Afghanistan’s new Taliban rulers say they are committed in principle to education and jobs for girls and women and want “mercy and compassion” from former foes. Foreign Minister Amir Khan Muttaqi said Dec. 11 that his government wants good relations with all countries, has no issues with the U.S., and wants the West to released billions of dollars in frozen funds. He also said “sanctions against Afghanistan would . . . not have any benefit.” [node:read-more:link]

$40 billion for indigenous children

The federal government is setting aside $40 billion for First Nations child welfare in a bid to comply with a Canadian Human Rights Tribunal directive as well as deal with two class-action lawsuits. The tribunal ordered the government in 2019 to compensate each child and guardian who was denied services on their reserve or forced to leave to access services. [node:read-more:link]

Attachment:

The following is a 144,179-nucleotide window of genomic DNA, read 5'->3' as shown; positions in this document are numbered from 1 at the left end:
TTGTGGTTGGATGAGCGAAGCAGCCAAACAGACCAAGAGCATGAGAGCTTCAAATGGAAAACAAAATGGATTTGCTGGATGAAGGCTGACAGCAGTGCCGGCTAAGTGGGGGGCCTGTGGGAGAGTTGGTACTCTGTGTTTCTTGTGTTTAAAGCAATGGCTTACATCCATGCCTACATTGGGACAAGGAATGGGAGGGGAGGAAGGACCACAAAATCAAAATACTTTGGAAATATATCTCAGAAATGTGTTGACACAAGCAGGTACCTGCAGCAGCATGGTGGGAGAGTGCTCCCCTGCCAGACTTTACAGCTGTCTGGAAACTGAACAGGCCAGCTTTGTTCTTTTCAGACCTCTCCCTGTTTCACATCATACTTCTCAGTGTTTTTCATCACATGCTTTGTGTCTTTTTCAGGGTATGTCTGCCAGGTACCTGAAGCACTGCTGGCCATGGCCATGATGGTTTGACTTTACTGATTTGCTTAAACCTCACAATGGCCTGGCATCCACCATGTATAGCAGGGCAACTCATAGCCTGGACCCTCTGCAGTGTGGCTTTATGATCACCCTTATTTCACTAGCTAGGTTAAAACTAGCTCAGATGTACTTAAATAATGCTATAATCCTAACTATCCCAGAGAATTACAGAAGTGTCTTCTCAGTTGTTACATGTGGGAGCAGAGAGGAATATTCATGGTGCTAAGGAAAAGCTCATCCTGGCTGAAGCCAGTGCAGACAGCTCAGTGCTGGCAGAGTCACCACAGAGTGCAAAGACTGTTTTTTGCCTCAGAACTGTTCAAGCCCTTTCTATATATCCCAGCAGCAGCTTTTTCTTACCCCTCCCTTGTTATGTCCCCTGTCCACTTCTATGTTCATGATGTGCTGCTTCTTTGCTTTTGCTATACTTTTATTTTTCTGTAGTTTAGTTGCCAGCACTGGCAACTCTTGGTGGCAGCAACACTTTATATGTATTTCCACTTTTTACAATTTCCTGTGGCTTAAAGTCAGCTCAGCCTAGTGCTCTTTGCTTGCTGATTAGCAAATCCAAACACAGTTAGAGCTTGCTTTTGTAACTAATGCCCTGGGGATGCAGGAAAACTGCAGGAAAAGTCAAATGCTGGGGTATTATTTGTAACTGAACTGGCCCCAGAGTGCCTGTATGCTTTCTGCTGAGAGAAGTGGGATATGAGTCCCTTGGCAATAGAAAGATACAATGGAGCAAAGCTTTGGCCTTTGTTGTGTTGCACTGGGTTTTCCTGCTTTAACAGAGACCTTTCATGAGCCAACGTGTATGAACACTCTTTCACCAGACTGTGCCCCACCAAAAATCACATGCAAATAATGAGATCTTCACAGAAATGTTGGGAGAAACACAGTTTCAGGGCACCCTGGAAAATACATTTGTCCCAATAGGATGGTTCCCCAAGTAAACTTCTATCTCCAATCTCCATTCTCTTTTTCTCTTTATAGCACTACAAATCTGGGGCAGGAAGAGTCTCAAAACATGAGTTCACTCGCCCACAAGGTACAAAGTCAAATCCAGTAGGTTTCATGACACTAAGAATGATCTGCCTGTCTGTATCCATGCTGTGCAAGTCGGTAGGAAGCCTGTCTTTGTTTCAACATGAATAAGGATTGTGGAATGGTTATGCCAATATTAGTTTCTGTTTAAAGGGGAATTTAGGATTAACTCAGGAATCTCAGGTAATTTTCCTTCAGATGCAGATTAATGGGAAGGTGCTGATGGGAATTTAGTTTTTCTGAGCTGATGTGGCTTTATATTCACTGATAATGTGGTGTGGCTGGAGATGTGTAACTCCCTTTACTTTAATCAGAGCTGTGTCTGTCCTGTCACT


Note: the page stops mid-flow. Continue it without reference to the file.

Off-duty cop tagged for profiling

Quebec's human rights commission has called on an off-duty police officer to pay a black man and his mother more than $61,000 after a complaint by the officer in 2017 that led to the man being unjustifiably arrested. Malik Spaulding-Smith, 20 at the time, had been sitting in his car smoking but moments after returning home, he was confronted by a pack of armed police, arrested and detained before being released without charge. [node:read-more:link]

Former Danish cabinet minister jailed

Inger Stoejberg, Denmark’s immigration minister from 2015 to 2019, was sentenced today to 60 days in jail for ordering the separation of young asylum-seeking couples, ostensibly to address a perceived problem with child brides. Stoejberg professed surprise at the sentence but said she had no regrets. [node:read-more:link]